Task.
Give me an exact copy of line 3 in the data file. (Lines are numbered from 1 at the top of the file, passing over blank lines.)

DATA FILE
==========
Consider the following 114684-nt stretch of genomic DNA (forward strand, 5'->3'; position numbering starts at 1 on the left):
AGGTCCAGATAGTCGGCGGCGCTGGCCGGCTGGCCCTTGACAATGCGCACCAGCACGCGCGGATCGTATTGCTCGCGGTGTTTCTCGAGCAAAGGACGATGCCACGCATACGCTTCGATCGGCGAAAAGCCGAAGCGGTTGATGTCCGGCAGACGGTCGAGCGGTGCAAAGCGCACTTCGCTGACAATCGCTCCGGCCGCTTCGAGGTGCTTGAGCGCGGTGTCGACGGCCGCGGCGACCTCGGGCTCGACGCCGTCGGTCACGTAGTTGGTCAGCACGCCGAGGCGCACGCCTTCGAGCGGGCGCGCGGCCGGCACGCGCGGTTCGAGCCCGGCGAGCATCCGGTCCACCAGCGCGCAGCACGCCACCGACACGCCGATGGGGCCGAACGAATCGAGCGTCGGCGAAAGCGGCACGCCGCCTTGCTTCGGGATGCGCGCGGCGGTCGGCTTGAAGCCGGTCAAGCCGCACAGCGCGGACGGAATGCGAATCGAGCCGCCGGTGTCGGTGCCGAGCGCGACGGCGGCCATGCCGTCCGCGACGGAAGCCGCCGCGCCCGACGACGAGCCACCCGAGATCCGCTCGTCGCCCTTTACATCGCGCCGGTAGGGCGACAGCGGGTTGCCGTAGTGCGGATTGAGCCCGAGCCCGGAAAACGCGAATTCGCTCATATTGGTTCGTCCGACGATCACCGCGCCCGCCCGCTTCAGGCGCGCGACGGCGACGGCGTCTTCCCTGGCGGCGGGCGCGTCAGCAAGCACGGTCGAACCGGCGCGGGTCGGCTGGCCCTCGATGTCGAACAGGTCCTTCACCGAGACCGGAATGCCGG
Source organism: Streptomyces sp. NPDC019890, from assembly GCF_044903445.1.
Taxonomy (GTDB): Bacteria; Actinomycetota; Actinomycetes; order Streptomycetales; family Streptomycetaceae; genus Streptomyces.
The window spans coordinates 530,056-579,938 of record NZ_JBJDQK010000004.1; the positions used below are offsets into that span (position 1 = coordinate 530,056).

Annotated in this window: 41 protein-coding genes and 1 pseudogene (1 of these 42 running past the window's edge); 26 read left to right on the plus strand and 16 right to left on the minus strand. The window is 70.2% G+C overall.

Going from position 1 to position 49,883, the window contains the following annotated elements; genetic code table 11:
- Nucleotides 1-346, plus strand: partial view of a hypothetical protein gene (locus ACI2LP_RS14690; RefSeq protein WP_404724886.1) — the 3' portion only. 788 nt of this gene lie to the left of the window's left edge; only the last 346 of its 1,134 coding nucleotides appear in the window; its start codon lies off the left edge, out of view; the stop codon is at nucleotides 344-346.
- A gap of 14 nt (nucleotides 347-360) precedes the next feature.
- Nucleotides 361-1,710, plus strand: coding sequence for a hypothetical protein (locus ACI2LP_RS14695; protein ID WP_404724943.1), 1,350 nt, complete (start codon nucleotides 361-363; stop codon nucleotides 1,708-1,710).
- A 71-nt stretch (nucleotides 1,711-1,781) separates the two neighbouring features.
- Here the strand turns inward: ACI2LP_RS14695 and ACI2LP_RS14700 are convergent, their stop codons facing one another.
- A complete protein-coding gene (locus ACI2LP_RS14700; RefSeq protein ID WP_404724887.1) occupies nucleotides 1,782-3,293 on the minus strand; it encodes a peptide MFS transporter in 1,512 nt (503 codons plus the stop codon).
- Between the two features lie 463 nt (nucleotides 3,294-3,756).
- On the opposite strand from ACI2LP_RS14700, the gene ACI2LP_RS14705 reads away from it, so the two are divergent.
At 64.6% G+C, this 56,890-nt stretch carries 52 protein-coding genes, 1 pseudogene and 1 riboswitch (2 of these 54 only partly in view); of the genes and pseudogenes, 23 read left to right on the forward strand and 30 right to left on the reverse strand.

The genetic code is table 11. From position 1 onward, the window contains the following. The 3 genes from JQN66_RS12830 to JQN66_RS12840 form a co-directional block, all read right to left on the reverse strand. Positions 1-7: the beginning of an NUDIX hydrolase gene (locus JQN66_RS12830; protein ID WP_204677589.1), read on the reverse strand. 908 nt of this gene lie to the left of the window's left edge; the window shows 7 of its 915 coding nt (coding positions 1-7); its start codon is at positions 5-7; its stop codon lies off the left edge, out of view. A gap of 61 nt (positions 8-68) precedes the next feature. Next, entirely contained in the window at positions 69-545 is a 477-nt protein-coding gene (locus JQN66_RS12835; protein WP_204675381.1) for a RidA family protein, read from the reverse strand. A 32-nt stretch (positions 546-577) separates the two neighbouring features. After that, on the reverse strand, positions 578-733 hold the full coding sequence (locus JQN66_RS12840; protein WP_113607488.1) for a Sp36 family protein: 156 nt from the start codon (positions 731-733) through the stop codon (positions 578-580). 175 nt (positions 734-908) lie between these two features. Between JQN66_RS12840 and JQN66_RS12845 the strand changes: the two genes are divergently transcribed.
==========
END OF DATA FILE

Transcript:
Source organism: Streptomyces sp. NPDC019890, from assembly GCF_044903445.1.